Bail

The Act requires that the question of bail be determined in the accordance with the question of the bail concerns. If the offence is a “show cause” offence, the question of whether cause is shown is determined as a preliminary question. If cause is shown, attention then returns to the bail concerns.

Naturally enough, most criminal proceedings start with the question of bail.

If police elect not to deal with someone by way of a Field Court Attendance Notice, and a decision is made not to release the person to police bail, police are then obliged to bring that person “before an authorised officer or court” within the applicable time period “or, if it is not practicable to do so within that period, as soon as practicable after the end of that period” (s114(4) of the Law Enforcement (Powers and Responsibilities) Act 2002.

The question of whether the person should then be released to bail is determined in accordance with the Bail Act 2013.

The Act requires that the question of bail be determined in the accordance with the question of the bail concerns. If the offence is a “show cause” offence, the question of whether cause is shown is determined as a preliminary question. If cause is shown, attention then returns to the bail concerns.

The bail concerns are listed at s17 of the Act. They require the court to consider whether there “is a concern that an accused person, if released from custody, will:

(a) fail to appear at any proceedings for the offence, or

(b) commit a serious offence, or

(c) endanger the safety of victims, individuals or the community, or

(d) interfere with witnesses or evidence.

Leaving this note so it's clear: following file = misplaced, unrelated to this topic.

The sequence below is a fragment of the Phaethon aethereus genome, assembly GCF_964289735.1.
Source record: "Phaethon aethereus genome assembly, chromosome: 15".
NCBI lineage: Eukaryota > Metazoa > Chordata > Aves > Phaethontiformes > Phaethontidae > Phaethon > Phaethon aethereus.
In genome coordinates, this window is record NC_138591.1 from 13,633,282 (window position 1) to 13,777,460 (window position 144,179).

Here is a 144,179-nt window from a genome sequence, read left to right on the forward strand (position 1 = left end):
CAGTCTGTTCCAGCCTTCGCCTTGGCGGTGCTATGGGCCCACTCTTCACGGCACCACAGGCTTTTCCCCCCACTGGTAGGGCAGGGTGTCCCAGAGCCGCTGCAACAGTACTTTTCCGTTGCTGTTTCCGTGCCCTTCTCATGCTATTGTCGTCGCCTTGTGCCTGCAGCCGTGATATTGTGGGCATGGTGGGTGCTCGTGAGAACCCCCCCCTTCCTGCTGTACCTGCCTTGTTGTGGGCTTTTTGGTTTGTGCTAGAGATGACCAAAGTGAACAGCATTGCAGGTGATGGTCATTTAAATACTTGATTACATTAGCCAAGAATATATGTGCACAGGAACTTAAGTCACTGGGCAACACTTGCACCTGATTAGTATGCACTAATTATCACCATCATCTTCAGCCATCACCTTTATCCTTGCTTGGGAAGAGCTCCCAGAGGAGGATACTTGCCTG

S18 of the Act sets out an exhaustive list of matters that can be considered on the question of bail concerns. S19 requires that the court must refuse bail if there is an unacceptable risk, notwithstanding conditions that could be imposed, that the person would do one of the things listed at s17.

If there is no unacceptable risk, s20 requires that the person must be released to bail. S21A requires that the person be released to bail with only the conditions necessary to address the bail concerns identified.

JM

JM v R [2015] NSWSC 978

“First, the Act itself, in its preamble, recognises that the common law presumption of innocence and the general right to be at liberty, has not been ignored by the Parliament, in the Act, but is in fact something which the Parliament has taken into account. A court needs to keep in mind, and have regard to these principles when considering a grant of bail, because as a fundament of the law, they have not been excluded by the terms of the Act. On the contrary, the Parliament has embraced them.”

“As earlier noted, s 18 limits the matters to be taken into account in assessing bail concerns under the Act. Each of the matters is given equal priority. No one matter assumes dominant significance. It is important to note that in s 18(1)(i), the Court is entitled to have regard to the likelihood of a custodial sentence being imposed if an accused person is convicted of the offence, however, that factor is only to be taken into account in considering the existence of a bail concern, being one of the four matters to which reference has been made in [44]. Unsurprisingly, an applicant facing a lengthy jail sentence may be, depending on their personal circumstances, at greater risk of failing to appear at future proceedings.”